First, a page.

Introduction to Part Four

The fourth and final section turns to church institutions, hierarchies and structures, exposing many ways in which the absence of women limits the capacity of the institutional Church in its mission of evangelisation and pastoral care. It is here that women are most invisible and silent in Catholic life.

While many Catholic communities, schools, parishes and pastoral organisations depend upon women’s participation and commitment in order to function effectively, the various forms of leadership and ministry in the Church are almost exclusively male. Not only does this exclusivity deprive the Church of women’s intellectual and administrative skills, it also creates a credibility gap between the Catholic Church and most other institutions and churches in modern society, where women are increasingly able to play a full and equal part alongside men. The contributors in this section are not claiming their rights over and against men, but are committed Catholics serving the Church in many ways. They seek a deeper, richer engagement with the life of the institutional Church in equal and mutually respectful relationships with men.

Mary Aquin O’Neill draws on sociological research to question what it means to speak of women in terms of “the role of women,” for “woman is not and cannot be a role.” Rather, “Women, like men, are capable of filling many different roles, according to our preparation and our gifts.” Questioning the ways in which influential male theologians have interpreted St Paul’s understanding of the headship of Christ in relation to the Church, O’Neill appeals for a theological model that is more faithful to the Genesis understanding of the creation of woman as “helpmate” to man, a relationship in which, to cite the Catechism, “she thus represents God from whom comes our help” (CCC 1605).

Lucetta Scaraffia describes the exclusion of women from the 2014 and 2015 Synods on the Family as the Church “breathing with only one lung.” She argues that the absence of women’s perspectives from reflections on the family impoverishes Catholic life and contributes to the sense of “’disconnect’ between the practices of the faithful and Catholic moral teachings on the family. Scaraffia describes “the emancipation of women and radical change in sexual behaviour” as two revolutions of the twentieth century that have far-reaching implications for the Church. In the face of the ambivalent and sometimes negative legacy of these revolutions, there is a need to redefine male and female roles. Like several other contributors to this collection, she argues that this new understanding must include a greater emphasis on men’s domestic responsibilities, and affirm the Christian belief not only on the importance of the maternal role, but on equality between spouses in marriage.

Christine Schenk draws attention to the ways in which Lectionary readings are often edited to omit scriptural references to women’s leadership in the Gospels and the Pauline epistles. She asks what effect these omissions have on our sons and daughters, potentially leading young girls to internalize a sense of inferiority in relation to boys, and seeding equally damaging assumptions in boys. Schenk proposes a revision of the Lectionary texts to raise awareness “about the inclusive practice of Jesus and St Paul through biblical preaching and proclamation.”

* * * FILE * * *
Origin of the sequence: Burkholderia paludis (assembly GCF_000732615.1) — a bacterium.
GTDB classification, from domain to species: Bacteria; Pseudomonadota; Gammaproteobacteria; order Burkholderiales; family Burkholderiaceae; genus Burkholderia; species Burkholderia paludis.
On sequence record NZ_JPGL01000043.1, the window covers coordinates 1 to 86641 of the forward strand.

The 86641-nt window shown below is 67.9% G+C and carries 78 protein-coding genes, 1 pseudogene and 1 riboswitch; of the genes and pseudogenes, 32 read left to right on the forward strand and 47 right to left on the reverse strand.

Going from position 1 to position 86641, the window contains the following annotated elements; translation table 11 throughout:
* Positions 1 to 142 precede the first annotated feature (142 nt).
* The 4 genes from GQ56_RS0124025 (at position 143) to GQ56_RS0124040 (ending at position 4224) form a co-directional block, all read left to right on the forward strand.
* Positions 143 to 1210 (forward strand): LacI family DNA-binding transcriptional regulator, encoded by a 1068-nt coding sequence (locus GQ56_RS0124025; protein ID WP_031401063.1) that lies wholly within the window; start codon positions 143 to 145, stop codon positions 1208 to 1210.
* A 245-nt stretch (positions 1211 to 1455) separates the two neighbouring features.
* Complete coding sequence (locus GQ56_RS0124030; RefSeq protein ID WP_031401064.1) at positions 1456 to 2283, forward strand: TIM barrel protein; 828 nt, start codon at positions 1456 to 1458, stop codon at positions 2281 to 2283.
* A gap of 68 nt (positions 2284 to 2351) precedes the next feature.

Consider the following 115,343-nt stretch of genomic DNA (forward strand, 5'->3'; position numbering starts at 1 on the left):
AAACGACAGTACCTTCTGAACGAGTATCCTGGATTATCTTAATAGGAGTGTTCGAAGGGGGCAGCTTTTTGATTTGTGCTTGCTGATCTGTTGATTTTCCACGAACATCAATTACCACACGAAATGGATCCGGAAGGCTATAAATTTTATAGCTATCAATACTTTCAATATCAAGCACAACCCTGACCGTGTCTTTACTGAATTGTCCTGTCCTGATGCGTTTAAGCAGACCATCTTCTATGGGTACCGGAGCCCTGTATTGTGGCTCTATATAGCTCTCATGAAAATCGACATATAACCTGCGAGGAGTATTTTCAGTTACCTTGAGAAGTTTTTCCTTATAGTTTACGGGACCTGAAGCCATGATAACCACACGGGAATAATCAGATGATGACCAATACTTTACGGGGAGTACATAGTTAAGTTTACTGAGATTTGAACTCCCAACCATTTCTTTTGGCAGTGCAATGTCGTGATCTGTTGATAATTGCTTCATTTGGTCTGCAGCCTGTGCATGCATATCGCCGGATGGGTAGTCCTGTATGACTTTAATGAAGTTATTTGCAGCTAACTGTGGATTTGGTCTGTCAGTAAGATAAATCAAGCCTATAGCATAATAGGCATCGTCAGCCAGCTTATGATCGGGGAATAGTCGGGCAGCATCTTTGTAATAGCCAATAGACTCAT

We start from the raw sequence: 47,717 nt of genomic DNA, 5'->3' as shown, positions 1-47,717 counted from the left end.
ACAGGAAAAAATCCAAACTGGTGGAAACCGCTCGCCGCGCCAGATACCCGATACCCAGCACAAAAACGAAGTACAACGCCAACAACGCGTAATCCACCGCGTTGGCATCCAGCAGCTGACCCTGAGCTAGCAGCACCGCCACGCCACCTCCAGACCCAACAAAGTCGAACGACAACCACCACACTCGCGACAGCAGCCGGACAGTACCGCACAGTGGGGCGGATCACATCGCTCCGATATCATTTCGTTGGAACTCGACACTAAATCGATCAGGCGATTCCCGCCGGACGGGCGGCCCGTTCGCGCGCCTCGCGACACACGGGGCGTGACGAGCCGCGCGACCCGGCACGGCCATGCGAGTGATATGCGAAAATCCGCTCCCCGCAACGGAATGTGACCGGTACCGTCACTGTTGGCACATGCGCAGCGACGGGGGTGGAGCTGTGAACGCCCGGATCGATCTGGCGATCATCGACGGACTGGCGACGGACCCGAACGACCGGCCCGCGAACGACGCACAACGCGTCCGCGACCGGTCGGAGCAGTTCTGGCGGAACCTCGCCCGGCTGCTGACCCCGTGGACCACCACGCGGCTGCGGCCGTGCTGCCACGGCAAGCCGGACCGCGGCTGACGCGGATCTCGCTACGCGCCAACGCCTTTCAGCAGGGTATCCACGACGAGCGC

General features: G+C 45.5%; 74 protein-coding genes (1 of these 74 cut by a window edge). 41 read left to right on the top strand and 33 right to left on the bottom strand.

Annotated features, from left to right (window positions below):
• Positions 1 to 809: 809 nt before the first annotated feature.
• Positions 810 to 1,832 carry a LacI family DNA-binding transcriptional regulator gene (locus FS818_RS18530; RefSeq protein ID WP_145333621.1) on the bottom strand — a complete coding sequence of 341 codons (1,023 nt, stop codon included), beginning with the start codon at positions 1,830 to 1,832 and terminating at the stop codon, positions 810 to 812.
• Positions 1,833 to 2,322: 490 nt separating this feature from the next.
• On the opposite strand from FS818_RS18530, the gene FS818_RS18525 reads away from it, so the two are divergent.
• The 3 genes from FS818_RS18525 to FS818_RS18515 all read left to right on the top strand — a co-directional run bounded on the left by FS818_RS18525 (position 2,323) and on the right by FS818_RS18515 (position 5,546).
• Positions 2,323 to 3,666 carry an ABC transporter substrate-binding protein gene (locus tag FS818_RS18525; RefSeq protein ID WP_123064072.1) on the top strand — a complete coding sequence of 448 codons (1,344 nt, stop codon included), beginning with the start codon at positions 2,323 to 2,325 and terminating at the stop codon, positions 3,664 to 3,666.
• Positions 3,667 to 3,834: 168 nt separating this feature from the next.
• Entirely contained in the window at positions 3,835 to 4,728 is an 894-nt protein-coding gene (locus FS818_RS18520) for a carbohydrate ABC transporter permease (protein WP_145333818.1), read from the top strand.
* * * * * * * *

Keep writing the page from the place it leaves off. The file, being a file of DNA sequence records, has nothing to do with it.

Still on the subject of preaching, Madeleine Fredell argues that “there are many passages in the Bible that would benefit from being expounded by women.” She appeals for a review of Canon Law so that not only ordained ministers but lay women and men can also preach the homily, in recognition of the fact that all the baptized are called to be “priest, prophet and king, representing Christ to our fellow pilgrims.”

Rhonda Miska explores the “blessings, challenges and hopes” of young Catholic women’s ministries, drawing on her own experience of leadership in social justice and interfaith work. Such work brings blessings of “encounters and relationships” that “energize” young Catholics in their work. Challenges include the sometimes irresponsible exercise of priestly power and low wages, but also for women the problems of sexism that devalues women’s ministries. The hope for “millennials in a post-modern world” is that the Church will creatively engage with their struggles, in the context of Pope Francis’s vision of a joyful and engaged Church which is “out on the streets” (EG, 49).

Finally, Catherine Cavanagh asks about the impact on family life and the perceptions of children when “Sunday after Sunday” they learn that only men can preach and read the Gospel at Mass, only men can be the Imago Christi, that priests hold the decision-making power in the Church, that there are Fathers but no corresponding Mothers in church life, and that a host of consequences flow from these practices. Some propose the ordination of women as the answer to such problems, while others say that this is “inconceivable, even forbidden.” Whatever the disagreements, Cavanagh asks that we “wrestle with the reality” in mutual trust.